Chrysanthemum Wood Block Prints 1893
In Japan, the chrysanthemum, or kiku, is not just a beautiful flower, but the symbol of the sun, perfection, long life, power and nobility. It is the official flower of Japan and the seal of the Imperial family of Japan, as well as the insignia on every Japanese passport. The Emperor, representative of the oldest continuing hereditary monarchy in the world, rules from the Chrysanthemum Throne, symbol of the state and the unity of the people.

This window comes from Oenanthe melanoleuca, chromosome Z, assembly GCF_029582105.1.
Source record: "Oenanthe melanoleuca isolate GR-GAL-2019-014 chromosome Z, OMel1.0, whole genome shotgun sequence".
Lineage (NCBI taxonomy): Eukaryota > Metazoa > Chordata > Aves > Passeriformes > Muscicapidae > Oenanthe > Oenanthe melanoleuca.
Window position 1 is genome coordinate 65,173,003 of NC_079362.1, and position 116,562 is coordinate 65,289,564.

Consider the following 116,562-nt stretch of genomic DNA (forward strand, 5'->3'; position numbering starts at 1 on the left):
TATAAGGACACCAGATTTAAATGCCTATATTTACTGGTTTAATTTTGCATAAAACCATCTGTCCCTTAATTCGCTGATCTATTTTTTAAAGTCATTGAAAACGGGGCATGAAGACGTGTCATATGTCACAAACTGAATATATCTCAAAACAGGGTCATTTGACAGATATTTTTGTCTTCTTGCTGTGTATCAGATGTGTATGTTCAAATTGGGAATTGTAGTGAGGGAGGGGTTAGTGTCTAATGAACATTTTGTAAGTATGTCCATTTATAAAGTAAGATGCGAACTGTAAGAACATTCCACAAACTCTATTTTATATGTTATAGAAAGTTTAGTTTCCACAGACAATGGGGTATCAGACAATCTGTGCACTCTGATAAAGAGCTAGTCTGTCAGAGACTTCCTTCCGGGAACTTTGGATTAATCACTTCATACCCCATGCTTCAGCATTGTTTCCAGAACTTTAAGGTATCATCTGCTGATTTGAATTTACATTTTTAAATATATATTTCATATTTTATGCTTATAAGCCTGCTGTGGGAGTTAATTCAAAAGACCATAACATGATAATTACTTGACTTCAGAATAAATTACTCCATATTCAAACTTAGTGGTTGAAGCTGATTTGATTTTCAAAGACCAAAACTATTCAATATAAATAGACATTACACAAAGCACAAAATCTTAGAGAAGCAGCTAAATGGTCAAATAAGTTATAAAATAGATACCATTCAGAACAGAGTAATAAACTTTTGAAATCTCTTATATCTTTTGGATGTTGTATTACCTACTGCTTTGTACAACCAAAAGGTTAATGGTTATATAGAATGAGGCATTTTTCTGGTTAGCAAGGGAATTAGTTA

Artist Keika Hasegawa translated the graceful beauty of the flowers to the page in One Hundred Chrysanthemums, printed in 1893. Each delicately-colored woodblock print features a perfect bloom balanced atop a long single-stemmed plant. In life, cultivated through the art of ogiku (“single stem”), these plants can reach six feet tall with enormous blossoms the size of softballs.